Load testing a site or an API can be a bit involved. There are lots of things to consider like what the traffic on your site typically looks like, what peaks look like and so forth. That's mostly outside the scope of this article which is just about load testing with artillery.
We have an API that we call which is super slow and super fragile. We were recently told by the team that maintains it that they'd made improvements and increased our rate limit from something like 200 requests per minute to 300 and could we test it. So sure, I guess we can do your job for you. For this we're going to use the load testing tool artillery.
Artillery is a node based tool so you'll need to have node installed. You can install artillery with
npm install -g artillery.
You then write a configuration file to tell artillery what to do. Here's the one I used for this test (with the names of the guilty redacted):
As you can see this is graphql and it is a private API so we need to pass in a bearer token. The body I just stole from our postman collection so it isn't well formatted.
Running this is as simple as running
artillery run <filename>.
At the top you can see arrival rates and duration. This is saying that we want to ramp up to 1 requests per second over the course of 1 second. So basically this is just proving that our request works. The first time I ran this I only got back 400 errors. To get the body of the response to allow me to see why I was getting a 400 I set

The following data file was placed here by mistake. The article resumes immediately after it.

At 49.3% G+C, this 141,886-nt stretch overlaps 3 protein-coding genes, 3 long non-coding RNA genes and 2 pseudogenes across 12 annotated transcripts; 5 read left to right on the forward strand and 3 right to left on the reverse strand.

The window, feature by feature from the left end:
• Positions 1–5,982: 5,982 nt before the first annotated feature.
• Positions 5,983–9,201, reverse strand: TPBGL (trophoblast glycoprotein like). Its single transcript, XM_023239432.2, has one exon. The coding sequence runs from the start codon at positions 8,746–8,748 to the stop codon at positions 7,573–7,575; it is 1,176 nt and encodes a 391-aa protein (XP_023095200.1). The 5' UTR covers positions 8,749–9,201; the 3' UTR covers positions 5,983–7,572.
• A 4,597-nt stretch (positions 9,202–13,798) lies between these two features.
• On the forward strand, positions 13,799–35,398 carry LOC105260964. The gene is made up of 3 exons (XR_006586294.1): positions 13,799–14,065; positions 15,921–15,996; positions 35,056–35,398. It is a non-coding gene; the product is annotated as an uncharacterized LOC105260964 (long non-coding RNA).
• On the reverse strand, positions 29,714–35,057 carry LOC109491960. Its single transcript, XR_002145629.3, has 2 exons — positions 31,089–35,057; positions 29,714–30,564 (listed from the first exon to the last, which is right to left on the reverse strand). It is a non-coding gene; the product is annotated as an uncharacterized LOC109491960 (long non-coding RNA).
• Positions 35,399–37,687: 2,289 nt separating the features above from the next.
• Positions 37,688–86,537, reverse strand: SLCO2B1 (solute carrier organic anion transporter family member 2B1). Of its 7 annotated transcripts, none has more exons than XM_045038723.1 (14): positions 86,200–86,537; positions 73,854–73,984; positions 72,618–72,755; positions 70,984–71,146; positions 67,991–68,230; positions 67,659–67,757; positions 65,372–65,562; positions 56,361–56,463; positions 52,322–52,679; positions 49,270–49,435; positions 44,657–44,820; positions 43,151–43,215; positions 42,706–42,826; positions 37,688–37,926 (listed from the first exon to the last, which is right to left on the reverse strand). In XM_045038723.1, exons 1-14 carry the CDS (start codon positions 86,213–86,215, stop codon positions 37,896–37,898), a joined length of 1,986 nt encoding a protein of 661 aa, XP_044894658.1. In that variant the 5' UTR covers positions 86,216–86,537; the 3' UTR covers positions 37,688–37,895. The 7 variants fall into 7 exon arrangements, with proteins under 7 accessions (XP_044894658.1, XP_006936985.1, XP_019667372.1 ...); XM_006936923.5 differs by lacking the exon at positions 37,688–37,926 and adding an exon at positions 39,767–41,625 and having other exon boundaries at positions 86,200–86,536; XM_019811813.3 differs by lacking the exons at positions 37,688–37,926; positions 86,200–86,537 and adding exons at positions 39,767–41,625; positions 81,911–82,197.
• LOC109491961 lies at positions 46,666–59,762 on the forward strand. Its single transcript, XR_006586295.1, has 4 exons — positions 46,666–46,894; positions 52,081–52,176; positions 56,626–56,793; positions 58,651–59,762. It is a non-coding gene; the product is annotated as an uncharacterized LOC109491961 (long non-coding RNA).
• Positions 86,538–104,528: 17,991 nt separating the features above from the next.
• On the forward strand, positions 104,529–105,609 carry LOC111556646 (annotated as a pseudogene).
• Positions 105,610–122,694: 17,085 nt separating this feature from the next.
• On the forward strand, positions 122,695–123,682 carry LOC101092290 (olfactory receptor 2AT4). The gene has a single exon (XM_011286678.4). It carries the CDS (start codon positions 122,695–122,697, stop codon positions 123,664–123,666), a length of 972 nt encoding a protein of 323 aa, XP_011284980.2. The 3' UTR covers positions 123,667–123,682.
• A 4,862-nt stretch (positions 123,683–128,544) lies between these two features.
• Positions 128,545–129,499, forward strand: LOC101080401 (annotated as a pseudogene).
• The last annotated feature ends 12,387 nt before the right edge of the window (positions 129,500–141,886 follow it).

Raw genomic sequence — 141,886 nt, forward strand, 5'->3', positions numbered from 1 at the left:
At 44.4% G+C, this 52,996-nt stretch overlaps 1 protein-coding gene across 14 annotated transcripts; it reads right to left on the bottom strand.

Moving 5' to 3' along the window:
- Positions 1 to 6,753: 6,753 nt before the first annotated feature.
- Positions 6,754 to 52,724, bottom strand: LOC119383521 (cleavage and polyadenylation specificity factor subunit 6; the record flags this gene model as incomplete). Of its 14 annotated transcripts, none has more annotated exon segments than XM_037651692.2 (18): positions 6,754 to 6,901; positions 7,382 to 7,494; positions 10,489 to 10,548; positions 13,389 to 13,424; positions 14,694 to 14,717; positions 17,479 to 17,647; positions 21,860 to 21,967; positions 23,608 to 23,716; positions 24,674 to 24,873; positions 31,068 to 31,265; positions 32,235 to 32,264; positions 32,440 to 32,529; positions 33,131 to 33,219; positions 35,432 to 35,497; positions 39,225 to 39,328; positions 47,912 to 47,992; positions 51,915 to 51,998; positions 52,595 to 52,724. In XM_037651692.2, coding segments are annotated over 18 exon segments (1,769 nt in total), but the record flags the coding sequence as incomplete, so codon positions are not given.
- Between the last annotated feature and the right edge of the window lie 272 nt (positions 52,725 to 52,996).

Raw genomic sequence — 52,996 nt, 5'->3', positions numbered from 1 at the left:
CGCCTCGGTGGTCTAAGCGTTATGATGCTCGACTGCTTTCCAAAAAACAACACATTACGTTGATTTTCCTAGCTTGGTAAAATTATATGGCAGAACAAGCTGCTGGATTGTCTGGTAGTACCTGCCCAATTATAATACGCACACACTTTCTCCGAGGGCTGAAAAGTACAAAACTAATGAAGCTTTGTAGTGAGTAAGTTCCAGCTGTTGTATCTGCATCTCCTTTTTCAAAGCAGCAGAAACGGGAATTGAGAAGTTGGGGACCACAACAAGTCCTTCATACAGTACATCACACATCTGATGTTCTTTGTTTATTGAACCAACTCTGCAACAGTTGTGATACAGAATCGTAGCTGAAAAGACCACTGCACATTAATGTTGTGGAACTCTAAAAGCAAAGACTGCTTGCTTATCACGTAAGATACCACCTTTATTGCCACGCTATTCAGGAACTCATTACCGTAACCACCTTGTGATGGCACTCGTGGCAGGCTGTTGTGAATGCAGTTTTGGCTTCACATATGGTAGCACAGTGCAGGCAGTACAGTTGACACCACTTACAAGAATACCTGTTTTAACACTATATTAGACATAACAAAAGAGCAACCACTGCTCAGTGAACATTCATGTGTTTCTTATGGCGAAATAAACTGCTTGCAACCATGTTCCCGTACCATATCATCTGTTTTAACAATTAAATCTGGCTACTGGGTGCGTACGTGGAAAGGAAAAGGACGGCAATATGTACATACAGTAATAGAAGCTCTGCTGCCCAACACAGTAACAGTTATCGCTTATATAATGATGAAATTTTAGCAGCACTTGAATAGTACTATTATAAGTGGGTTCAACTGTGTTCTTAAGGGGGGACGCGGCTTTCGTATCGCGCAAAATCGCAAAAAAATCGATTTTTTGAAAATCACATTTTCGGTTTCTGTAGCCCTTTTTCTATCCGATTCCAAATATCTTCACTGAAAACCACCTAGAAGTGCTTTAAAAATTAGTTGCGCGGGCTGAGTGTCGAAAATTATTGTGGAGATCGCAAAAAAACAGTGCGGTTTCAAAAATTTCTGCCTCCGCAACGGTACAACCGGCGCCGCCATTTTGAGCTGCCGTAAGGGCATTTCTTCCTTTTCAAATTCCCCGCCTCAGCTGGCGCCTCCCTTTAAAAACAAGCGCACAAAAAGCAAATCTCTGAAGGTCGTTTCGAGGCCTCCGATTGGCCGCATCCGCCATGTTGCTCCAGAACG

Once I had the simple case working I was able to increase the rates to higher levels. To do this I ended up adjusting the phases to look like
This provisions 30 users a second up to a maximum of 150 users - so that takes about 5 seconds to saturate. I left the duration higher because I'm lazy and artillery is smart enough to not provision more. Then to ensure that I was pretty constantly hitting the API with the maximum number of users I added a loop to the scenario like so:
Pay attention to that count at the bottom.
I was able to use this to fire thousands of requests at the service and prove out that our rate limit was indeed higher than it was before and we could raise our concurrency.